Day 311: Attracting Attention

Thur. 20th June 2013

We attract attention wherever we goThis morning our first stop was the second Acacia truck in camp as we had been invited for a cup of proper Malawian coffee by Kelly the tour leader. She was having a quiet section on her trip from Dar to Livingstone with only two tourists on her truck. We spent an interesting time talking with her last night about Africa, especially Namibia, which is our favourite African country so far. There is so much more to see in Namibia than was on our Nomad trip – and what we did see was stunning.

Rubber ball anyone?Leaving Kande Beach this morning the truck is very quiet as many are recovering from the local spirits imbibed last night. We head through the rubber plantations which remind us of Borneo where we tried our hand at cutting the trees to release the rubber. When we stop a local appears and gives a quick explanation before his mates arrive to sell rubber footballs. The principle in both countries appears similar and we can identify with the cuts in the bark and the pots to collect the drips of rubber. We also pass through coffee plantations where the bushes are covered with coffee beans.

Coffee stopWe are all excited at the prospect of a coffee shop in Mzuzu selling proper coffee, probably more than the prospect of free Wi-Fi. As this is Africa neither live up to western standards. It was plunger coffee which is better than our usual instant Ricoffee but not as good as Kelly’s this morning. As for the Wi-Fi, we all sat constantly plugging in the password but unable to connect.

Enterprising taxi-cyclistsHaving soon got bored of this we headed to investigate the shops but the shelves were sparse. On checking the booze, the wine was twice the price of the local spirits and the consensus was the Malawi rum was better than the gin and vodka, albeit not by much. Remembering our Cuba Libres so many months ago in Cuba we handed over our fiver and hoped for the best! There are few taxis around and the locals seem to prefer these pedalpower taxis.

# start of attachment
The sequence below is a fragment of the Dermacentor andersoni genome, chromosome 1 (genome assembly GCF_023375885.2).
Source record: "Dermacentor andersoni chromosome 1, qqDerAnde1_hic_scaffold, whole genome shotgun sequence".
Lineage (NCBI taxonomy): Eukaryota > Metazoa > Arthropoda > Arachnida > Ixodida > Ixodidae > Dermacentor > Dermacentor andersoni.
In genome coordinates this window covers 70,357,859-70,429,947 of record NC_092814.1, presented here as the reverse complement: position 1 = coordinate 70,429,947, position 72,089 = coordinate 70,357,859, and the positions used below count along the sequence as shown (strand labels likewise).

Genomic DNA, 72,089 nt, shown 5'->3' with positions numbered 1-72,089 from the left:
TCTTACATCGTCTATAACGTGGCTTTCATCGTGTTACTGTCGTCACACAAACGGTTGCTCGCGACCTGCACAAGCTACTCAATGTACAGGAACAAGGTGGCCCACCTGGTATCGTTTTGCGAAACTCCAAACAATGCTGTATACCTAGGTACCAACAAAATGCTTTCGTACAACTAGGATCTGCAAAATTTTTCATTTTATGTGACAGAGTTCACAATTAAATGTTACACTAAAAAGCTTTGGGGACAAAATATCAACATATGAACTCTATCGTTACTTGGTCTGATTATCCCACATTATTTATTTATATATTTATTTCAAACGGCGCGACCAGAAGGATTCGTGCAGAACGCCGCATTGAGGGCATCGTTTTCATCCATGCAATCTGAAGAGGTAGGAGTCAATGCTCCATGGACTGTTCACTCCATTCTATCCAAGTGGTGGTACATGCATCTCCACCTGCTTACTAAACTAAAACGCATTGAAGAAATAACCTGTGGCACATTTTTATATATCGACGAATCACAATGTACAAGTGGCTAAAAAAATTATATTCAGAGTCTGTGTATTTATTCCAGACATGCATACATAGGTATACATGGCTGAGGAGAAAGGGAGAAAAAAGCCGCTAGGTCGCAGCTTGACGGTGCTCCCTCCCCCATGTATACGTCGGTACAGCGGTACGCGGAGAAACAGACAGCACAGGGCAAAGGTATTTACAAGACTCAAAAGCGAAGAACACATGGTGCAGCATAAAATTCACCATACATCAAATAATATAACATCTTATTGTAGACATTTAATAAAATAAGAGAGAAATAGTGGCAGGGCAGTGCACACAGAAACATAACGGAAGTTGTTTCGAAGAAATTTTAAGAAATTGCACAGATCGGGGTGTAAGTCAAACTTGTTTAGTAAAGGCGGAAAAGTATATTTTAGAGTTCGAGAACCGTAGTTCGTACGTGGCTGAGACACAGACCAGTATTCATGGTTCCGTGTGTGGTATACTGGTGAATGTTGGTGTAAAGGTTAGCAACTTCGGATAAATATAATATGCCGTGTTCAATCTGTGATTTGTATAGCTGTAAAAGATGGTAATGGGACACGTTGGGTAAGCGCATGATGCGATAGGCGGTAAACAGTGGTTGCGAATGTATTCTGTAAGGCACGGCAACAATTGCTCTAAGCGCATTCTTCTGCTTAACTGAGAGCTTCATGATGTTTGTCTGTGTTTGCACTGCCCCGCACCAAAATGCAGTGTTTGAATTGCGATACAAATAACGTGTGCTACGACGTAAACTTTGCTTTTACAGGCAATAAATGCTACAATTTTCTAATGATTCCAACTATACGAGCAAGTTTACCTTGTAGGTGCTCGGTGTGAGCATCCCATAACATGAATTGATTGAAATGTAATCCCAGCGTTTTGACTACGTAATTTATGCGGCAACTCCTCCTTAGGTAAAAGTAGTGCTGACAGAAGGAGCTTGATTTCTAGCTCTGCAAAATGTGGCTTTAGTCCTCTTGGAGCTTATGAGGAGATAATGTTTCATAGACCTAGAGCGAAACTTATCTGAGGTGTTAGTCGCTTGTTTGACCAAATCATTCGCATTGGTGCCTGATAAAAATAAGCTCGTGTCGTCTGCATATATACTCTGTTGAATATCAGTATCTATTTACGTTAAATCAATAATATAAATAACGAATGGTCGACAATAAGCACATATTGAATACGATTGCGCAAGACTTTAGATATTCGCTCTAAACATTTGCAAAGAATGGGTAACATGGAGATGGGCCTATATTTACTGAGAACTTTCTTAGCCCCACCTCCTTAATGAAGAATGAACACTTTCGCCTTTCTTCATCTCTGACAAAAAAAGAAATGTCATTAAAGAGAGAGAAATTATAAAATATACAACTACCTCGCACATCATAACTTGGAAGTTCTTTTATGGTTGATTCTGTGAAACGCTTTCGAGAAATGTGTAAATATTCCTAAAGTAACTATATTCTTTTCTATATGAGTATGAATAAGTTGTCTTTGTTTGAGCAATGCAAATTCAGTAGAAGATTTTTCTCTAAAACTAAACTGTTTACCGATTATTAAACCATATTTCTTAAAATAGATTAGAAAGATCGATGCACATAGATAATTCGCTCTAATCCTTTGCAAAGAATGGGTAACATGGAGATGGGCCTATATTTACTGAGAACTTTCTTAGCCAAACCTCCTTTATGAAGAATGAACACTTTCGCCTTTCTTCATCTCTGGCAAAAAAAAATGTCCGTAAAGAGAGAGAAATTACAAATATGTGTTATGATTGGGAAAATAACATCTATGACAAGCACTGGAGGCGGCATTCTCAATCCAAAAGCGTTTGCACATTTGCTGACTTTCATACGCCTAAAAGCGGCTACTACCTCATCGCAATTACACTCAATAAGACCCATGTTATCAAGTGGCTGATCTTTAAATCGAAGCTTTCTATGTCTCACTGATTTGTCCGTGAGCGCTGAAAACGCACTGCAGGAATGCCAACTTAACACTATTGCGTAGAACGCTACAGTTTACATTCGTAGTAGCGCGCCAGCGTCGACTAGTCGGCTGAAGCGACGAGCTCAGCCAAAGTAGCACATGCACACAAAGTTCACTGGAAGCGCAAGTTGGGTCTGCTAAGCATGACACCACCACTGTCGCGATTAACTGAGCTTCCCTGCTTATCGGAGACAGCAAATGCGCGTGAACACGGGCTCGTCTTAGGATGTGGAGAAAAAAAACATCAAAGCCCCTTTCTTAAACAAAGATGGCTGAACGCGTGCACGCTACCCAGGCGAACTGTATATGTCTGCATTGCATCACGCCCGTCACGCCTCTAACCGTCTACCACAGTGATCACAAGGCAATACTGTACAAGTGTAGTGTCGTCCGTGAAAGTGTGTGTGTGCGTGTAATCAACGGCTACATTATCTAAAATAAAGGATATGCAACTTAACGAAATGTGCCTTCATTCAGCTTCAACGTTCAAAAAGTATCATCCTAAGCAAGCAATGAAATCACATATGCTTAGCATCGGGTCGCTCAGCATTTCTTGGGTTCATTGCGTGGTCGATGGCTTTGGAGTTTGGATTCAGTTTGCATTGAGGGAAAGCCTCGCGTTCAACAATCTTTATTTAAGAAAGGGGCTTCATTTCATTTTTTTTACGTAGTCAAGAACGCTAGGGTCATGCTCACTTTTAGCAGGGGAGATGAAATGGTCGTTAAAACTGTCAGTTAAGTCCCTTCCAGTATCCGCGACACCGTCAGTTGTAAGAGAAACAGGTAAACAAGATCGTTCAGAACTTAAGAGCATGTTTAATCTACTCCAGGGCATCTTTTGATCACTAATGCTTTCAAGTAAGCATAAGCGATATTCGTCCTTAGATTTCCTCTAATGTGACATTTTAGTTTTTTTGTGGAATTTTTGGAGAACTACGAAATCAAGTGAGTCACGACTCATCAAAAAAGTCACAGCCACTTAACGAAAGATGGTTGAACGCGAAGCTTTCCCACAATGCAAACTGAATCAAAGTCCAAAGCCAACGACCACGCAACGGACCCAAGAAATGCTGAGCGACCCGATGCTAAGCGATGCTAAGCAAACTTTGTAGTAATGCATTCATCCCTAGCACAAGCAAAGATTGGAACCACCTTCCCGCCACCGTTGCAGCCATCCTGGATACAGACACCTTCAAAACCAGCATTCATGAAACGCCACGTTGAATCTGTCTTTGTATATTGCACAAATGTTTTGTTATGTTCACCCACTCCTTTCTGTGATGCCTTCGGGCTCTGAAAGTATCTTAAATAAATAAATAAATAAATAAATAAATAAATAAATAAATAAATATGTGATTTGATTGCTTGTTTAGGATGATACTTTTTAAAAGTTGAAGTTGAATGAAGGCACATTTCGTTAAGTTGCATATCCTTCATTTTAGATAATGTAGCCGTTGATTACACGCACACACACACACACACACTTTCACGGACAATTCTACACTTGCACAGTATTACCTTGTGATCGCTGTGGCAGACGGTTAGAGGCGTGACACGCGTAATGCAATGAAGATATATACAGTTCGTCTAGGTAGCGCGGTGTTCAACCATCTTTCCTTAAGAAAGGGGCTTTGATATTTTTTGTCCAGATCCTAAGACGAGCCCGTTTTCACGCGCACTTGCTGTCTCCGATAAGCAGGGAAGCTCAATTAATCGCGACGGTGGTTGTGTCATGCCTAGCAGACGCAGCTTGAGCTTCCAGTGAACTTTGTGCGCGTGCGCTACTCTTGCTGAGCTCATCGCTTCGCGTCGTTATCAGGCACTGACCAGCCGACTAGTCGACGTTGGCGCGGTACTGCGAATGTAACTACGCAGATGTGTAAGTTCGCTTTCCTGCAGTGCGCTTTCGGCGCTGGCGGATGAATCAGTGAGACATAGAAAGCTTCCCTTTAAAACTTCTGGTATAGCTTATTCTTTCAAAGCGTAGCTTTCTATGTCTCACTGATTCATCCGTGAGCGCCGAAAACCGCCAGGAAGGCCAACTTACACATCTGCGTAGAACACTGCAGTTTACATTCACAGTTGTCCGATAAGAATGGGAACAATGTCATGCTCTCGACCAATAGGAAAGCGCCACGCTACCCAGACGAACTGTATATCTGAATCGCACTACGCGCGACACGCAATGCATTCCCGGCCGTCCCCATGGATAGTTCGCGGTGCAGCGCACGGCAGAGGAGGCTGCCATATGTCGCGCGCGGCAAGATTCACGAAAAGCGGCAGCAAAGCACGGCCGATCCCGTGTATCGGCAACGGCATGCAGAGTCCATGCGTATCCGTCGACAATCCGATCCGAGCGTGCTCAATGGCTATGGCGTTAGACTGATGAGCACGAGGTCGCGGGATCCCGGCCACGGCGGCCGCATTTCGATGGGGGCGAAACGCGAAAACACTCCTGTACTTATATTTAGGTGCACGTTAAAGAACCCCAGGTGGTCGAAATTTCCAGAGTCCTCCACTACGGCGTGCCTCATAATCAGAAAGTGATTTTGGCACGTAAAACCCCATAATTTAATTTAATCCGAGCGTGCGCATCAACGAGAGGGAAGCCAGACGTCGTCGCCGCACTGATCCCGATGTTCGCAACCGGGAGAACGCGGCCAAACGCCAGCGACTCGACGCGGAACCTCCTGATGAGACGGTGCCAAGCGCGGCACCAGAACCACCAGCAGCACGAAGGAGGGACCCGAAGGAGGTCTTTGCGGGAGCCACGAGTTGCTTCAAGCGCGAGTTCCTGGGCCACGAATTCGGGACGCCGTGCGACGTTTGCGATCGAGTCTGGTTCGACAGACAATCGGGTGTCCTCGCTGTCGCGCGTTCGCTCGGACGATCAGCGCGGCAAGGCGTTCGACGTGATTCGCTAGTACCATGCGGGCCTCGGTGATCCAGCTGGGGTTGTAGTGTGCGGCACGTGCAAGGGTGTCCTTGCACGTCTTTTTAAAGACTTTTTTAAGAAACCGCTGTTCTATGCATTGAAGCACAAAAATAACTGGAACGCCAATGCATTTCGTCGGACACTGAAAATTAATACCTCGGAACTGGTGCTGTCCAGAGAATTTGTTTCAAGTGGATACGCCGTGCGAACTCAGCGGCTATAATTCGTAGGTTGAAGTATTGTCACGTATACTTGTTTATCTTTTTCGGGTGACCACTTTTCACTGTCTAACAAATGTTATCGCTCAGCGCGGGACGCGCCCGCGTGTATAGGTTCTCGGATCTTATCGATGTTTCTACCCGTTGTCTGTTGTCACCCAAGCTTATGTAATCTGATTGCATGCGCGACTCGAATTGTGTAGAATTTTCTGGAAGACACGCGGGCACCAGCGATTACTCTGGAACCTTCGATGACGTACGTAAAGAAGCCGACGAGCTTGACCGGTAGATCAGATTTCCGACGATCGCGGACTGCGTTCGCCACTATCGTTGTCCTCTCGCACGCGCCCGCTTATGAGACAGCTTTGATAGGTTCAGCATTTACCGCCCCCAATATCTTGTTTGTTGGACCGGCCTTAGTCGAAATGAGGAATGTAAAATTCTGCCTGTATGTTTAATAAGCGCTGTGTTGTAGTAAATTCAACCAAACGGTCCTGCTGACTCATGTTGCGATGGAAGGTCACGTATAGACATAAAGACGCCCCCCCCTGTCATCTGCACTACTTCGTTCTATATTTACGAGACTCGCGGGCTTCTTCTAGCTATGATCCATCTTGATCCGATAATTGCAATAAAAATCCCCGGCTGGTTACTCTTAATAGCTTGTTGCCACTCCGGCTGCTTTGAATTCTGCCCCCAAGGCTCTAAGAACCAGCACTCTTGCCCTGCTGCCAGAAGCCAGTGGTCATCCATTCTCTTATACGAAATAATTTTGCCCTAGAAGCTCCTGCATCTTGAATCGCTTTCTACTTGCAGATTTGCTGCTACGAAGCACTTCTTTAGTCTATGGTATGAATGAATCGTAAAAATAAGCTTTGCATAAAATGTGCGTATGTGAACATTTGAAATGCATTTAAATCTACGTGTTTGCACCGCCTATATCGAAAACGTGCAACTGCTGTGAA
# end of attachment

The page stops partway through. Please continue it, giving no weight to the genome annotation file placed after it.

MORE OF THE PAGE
Scramble to buy clothesMzuzu is the third largest town in Malawi and was a sprawl of the now familiar small stalls and shacks as well as a few bigger buildings, usually banks or a few larger shops. After our stop we headed to a different part of town where there were many, many small stalls selling mainly clothes. We had put all our names in a hat and drawn out a name at random and we now needed to buy an outfit for them to wear tonight. As soon as the truck stopped we were surrounded by men with big packs of clothes for us to select the most outlandish we could. The locals also paused their daily lives to stop and watch us.

Views on the roadAs we headed out of town there was excited chatter over the costumes selected. Given some of the scanty outfits some have bought we wonder what we will be wearing. This trip is certainly more geared for the younger clientele and we know we are well over the usual age bracket, but it is fun to be included in activities we used to do at their age.

View of Mount ChombeThe r0ad heads on and over the mountains and many eyes turn to watch our truck pass by. All the children we pass wave and a group even headed down the hill by the road to watch us go by. We reach Chitimba beach late afternoon in time to have a quick walk along the beach. As we are here for two nights we decide to upgrade to a room with shared facilities for $10 a night per room. It is a square box with two beds and a light which gives us a bit more space than the tent to spread out and have a bolthole for the full day we are here.

Locals on the beachIt was decided to postpone the dressing up to tomorrow as a few wanted a quiet night. We did not object as  a few of us have an early start tomorrow to walk to Livingstonia, which will be a good 8 to 10 hours walk and we want to do the uphill walk there before it gets too hot. This will be good practice for Dave’s Kili climb. It will be interesting heading out without a guide to see whether we attract as much attention walking as we do in the truck.

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